"The Death of a Sales Man" a play by Arthur Miller
A Professional Studies Critique by tom chadwic
In this critique of 'The death of a sales man' I will attempt to shed light on the reason why the Author Arthur Miller portrays the main character so, with emphasis as to the reasons why he results to his eventual suicide.
Willy the protagonist has a family status of a nuclear stature, with two children and is therefore the ideal family status for the author to use. The hierarchy at the time between sex, race, creed is present and relevant in an in the play as Willy has a mistress who is only referred to as 'The woman'. Biff, his son eventually realises the truth as an adult, and the affects it had on his future and how it seemed to spoil everything. Every man for him self'. Willy appears chauvinistic and materialistic, using women as objects.
This capitalist demeanour of the American Dream in turn seems to affect his ambitions and aspirations. His parenting is unorthodox but at the time accepted, the way that he doesn't make such simple facts such as wrong and right known to his sons. Biff steals a football and is praised for using his initiative. This shows a slack approach to basic moral values, but infers a ruthless demeanour of the American dreams competitive nature and the strain of the competitive dog race. The play is about the American dream and Miller appears to criticize the rewards that the dream has to offer, claming they are spurious.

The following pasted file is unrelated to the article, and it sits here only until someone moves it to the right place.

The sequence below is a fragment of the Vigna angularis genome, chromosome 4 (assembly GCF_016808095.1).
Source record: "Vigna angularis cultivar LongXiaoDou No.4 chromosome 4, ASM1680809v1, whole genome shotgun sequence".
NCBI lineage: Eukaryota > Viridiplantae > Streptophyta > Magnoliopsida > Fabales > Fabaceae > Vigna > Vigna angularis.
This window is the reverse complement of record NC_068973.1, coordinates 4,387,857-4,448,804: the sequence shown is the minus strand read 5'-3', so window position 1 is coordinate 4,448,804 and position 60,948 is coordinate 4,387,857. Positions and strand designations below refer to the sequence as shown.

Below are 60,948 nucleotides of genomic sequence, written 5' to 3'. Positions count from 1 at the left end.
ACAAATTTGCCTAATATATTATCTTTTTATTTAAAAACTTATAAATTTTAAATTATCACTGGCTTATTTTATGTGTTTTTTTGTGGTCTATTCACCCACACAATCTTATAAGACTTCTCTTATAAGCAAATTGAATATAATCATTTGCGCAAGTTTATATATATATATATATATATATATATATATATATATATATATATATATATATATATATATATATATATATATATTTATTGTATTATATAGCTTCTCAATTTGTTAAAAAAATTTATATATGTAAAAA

Expansion and development in the surrounding area seem to swallow the family up, leaving desolate ground around them. Willy plants seeds where he knew it would be to no avail as the showing Willy's false aspirations. The message...